Some plant roots draw a line in the sand — literally.
In South Africa, you can move between cool, green forest and sunbaked shrubland in a single stride. These narrow borders between dramatically different ecosystems are maintained by intense competition between plants’ roots, new research suggests.
Fynbos — a type of species-rich shrubland found only on the far southern tip of Africa — has the thinnest roots by far of any plant community in the world, researchers report in the March 1 Proceedings of the National Academy of Sciences. These nutrient-gobbling roots, plus some fire-encouraging adaptations, help turn the fynbos into an austere realm where only fynbos plants can survive.
Interested in what factors organize nature at very broad scales, ecologist Lars Hedin and his colleagues wanted to look at places where environmental changes over time can flip the ecosystem between two distinct states.
Enter the fynbos. It’s a low, shrubby habitat home to mind-blowing plant diversity: more than 7,000 species, most of which are found nowhere else in the world (SN: 8/24/2004).
“It’s one of the most floristically biodiverse systems in the world,” says Hedin, of Princeton University. “It’s essentially as diverse as a tropical forest.”
But right next to this hot, flower-filled wonderland — with the same climate and underlying geologic composition — is the lush Afro-temperate forest, flourishing with tall trees and moss, but fewer species overall.
“The boundary is as sharp as one meter. It’s like a binary, zero to one transition,” says study coauthor Mingzhen Lu, an ecologist at the Santa Fe Institute in New Mexico. This is far narrower than the transition zone between savanna and tropical rainforest, he says, which can occur over many kilometers.
To investigate what underlies these sharp borders, the team compared root samples from both fynbos and forest systems. They also conducted transplant experiments, moving Afro-temperate forest plants to the fynbos and tracking their growth over four years. The researchers kept fynbos plant roots away from the transplants and manipulated nutrient levels in some plots to unveil limiting factors for the forest plants.
When kept away from fynbos roots or offered more nitrogen, forest trees grew five times as fast as those that experienced competition or nutritional disadvantage, the team found. That suggests the fynbos plants keep invading plants away by monopolizing nutrient access.
Below the surface, the story becomes even clearer. The fynbos plants have long, thin roots that act like nutrient-seeking missiles, snaking through the soil where other roots can’t reach.
“That’s a competitive advantage,” Hedin says. “That’s an underground weapon.”
The median root tip thickness in the fynbos plant community is about 0.1 millimeters, or around one-quarter to one-half the thickness of any other root system in the world. “The thickest fynbos roots are still thinner than the thinnest [Afro-temperate] forest roots,” Lu says.
Compared to the forest plants, fynbos roots are also 10 times as long. A gram of some fynbos plants’ root tissue – about the mass of a thumbtack – can stretch over 15 football field lengths of territory.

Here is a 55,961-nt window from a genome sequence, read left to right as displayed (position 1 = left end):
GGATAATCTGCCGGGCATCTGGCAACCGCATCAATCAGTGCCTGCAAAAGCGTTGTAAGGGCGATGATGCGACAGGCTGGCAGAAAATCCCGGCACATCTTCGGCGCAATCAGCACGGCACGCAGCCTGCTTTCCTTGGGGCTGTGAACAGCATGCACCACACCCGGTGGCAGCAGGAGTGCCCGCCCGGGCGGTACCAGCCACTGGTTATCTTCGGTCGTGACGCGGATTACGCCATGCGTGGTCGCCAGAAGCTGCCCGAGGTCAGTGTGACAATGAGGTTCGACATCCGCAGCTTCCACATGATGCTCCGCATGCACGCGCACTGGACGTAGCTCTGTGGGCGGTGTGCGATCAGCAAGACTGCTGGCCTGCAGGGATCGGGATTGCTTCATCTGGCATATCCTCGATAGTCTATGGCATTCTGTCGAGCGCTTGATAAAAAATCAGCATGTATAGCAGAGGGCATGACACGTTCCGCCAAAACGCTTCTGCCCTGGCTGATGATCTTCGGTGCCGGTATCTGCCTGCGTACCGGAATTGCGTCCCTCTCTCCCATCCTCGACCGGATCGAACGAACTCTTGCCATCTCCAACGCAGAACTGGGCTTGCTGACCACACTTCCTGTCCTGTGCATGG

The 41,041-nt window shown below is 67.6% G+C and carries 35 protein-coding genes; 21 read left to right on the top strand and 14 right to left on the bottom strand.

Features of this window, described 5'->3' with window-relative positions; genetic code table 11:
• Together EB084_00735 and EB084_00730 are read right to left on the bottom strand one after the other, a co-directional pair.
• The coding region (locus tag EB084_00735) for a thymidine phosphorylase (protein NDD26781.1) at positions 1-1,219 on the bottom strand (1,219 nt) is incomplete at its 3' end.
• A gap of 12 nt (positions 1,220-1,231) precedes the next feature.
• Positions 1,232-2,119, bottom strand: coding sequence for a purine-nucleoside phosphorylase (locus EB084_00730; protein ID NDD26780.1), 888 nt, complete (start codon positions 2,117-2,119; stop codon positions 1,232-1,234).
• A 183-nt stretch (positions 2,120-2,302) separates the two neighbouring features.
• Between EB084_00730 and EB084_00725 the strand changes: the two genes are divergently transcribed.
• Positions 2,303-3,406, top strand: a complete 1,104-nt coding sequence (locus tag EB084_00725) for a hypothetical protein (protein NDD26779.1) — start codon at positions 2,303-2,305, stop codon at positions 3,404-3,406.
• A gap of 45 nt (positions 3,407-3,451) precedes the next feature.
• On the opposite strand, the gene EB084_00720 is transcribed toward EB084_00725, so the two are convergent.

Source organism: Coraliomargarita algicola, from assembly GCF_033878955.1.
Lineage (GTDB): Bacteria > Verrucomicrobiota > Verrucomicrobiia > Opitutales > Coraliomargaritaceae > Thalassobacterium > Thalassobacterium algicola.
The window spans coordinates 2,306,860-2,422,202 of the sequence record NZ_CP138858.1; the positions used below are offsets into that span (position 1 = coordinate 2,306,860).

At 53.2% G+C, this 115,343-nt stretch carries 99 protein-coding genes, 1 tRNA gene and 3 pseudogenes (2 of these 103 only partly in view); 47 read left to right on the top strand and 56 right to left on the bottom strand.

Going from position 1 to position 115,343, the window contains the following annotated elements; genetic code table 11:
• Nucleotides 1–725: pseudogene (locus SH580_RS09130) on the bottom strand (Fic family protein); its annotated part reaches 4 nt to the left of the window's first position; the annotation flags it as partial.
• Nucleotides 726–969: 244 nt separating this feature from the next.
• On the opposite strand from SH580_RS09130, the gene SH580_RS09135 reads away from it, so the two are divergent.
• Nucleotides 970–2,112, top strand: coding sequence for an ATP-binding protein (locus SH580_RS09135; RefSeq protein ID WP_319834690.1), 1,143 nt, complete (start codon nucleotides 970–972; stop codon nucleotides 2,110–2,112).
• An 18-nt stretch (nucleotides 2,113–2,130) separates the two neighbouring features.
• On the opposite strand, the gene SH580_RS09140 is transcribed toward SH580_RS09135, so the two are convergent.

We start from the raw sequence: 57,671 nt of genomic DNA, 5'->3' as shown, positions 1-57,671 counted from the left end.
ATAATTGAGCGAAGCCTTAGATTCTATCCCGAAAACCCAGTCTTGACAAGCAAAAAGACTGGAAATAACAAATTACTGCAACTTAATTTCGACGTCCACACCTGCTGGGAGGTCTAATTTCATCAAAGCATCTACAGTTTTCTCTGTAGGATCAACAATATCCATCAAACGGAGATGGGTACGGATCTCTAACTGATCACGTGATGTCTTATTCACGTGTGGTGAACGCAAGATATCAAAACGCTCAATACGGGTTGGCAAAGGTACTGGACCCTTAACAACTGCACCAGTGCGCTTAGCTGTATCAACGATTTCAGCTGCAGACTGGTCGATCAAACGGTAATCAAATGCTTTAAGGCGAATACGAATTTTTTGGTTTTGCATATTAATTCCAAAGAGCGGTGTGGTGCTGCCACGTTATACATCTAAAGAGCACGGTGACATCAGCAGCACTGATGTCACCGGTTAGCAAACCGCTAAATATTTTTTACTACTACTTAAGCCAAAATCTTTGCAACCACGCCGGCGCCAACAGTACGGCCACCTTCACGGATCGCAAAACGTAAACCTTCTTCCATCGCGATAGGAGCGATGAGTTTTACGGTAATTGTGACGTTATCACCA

The researchers think that the fynbos creates “nutritional misery” for any nonfynbos plant, making the soil around the fynbos nutrient poor with their hyper-efficient roots. Also, a large proportion of fynbos shrubs and grasses are highly flammable, making the ecosystem prone to particularly intense fires. The fires burn so hot that they volatilize soil nitrogen into the air, removing those nutrients from the area too. Rather than engineering their surroundings to enhance nutrient levels, the plants may be doing the opposite — sabotaging the nutrient supply — to give themselves the upper hand against would-be encroachers.
“You can try to invade, you’re not going to stand a chance,” Hedin says.
The fynbos-forest borders waver over the years between fire cycles, with the wet forest mostly rebuffing the flames and the fynbos eventually casting out trespassers.
A long prevailing idea about large ecological communities, Hedin says, is that they are largely driven by nonliving factors, such as climate, topography and geology, where organisms adapt to localized conditions. But in this case — and maybe others — “alternative stable states” arise from a war waging between organisms.
The findings demonstrate how pieces of this puzzle — fire, plant traits above and below ground and feedbacks between soil and plant, to start — illuminate the processes behind the creation and maintenance of the two coexisting vegetation zones, says Gerlinde de Deyn, a soil ecologist at Wageningen University & Research in the Netherlands not involved with the research.
The thinness of the fynbos plants is “striking,” de Deyn says, but the role of root-associated fungi in the ecosystem needs to be addressed. These fungi are normally heavily involved in soil nutrient cycling and could be contributing to the roots’ efficient nutrient uptake, rather than the roots doing it all by themselves.
In the fynbos, there may also be lessons for how root traits help or hinder the spread of invasive plants, Lu says.